|February 19, 2010|
|Toyota Saves the Tiger|
|By Kevin McCauley|
|How done is Tiger Woods? The Wall Street Journal ran a photo on page A-3 today of an unidentified jogger it pegs as the serial philanderer. |
There is one slight problem with the image that resembles a graphic from a video game: the guy isn't Tiger.
WSJ photo editors cropped Woods from the Associated Press picture with the story headlined "Tiger Woods to Break Silence."
The photogenic duo appear on the WSJ's website. The caption there has Woods and his unnamed friend jogging near the golfer’s home in Windermere, Fla.
My guess is that the WSJ photo editors wanted to send readers a subliminal message. It was an intentional screw-up. Sure, Woods' marital crisis will be front and center tomorrow with his decision (drumroll, please) to break the almost three-month silence about the multiple sexual dalliances that made him a national punch line.
But once the last cameraman exits from the press conference, set for the TPC at Sawgrass golf course tomorrow, Woods and his entourage of lovers will vanish from the national scene. We will all be left wondering, why the big fuss?
You've got to hand it to Tiger's handlers. The timing for the Big Inquisition is impeccable.
Woods' "crisis" pales in comparison to the mess that Toyota has driven itself into. Do you really car about whether Tiger fathered a "love child" when praying that your Camry will stop?
As the Japanese carmaker reels from the recall of 8.5M of its vehicles for sticky accelerators and other headaches, word comes that the U.S. Dept. of Transportation is launching an investigation of Toyota's Corolla line-up.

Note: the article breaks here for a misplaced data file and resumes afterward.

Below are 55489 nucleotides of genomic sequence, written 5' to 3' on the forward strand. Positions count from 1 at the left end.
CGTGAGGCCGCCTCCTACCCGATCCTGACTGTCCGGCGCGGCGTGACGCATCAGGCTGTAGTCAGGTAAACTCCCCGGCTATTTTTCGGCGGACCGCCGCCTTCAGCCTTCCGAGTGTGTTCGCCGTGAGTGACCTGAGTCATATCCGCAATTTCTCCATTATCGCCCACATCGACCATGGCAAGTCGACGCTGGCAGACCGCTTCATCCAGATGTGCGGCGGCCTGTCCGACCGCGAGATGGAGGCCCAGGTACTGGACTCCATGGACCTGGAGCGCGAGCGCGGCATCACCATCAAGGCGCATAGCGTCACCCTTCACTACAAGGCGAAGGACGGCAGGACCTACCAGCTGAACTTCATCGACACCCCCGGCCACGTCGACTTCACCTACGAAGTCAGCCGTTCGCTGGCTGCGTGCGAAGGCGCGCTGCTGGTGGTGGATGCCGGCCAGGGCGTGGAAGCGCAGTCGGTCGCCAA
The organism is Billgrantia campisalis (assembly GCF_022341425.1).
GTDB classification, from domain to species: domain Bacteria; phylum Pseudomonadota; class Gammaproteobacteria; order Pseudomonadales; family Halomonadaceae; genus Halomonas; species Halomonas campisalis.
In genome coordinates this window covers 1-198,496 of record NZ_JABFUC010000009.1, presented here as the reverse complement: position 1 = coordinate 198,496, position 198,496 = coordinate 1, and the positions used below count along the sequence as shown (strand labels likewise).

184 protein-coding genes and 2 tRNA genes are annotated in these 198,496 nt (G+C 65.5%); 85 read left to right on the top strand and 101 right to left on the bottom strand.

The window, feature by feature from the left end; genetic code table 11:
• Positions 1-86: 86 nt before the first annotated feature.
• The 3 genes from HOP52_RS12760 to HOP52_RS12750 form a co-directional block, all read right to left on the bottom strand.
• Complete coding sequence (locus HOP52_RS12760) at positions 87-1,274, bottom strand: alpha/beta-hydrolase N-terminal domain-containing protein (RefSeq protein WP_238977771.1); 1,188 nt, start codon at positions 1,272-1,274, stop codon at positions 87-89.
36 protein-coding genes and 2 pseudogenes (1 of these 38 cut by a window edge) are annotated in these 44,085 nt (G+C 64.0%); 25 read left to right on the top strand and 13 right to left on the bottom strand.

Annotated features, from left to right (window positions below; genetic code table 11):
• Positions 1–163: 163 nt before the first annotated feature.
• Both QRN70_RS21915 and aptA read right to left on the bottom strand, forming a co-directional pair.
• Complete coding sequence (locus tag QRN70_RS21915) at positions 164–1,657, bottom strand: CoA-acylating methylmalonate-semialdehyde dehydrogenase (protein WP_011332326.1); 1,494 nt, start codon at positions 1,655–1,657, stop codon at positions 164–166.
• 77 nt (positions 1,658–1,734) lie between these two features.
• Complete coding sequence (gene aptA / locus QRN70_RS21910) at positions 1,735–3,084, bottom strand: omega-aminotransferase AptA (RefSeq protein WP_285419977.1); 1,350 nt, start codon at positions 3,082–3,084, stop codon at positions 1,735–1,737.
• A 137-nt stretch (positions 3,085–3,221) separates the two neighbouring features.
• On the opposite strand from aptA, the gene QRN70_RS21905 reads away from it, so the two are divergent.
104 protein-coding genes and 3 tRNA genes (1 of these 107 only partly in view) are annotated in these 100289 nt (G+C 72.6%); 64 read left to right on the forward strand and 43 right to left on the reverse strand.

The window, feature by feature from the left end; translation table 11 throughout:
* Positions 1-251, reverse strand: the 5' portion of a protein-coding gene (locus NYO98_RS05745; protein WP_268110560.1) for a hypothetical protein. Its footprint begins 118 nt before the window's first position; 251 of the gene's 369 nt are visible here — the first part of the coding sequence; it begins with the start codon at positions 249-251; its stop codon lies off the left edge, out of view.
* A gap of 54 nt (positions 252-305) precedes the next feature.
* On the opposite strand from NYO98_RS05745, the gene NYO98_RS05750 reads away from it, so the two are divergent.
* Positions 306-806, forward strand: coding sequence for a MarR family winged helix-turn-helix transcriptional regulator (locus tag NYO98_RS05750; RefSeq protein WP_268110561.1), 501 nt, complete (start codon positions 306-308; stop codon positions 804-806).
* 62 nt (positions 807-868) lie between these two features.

The National Highway Traffic Safety Administration says it received more than 160 complaints about steering problems.
Speaking of the ultimate bum image, Toyota is tarred with the rep of making cars that accelerate when they want and can neither be stopped nor steered -- pretty basic car safety requirements. Icing on the cake is news of the apparent reluctance of Toyota's president Akio Toyoda to appear next week before a Congressional panel. That shyness may be coming to an end as the New York Times reports that Toyoda is waiting for a formal invite. That invitation is certainly now in the mail.
Toyota’s safety problems concern the lives of millions. The company will be in the news for years (remember the Pinto), long after Tiger has wrapped up counseling or an advocacy campaign for the sexually addicted.
The New York Post and New York Daily News are the biggest losers in Tiger’s escape from the media beast. Their headlines today about Tiger's impending confession are gems: "Lock up the Waitresses" (Post) and "Lock up the Bimbos!" (News).
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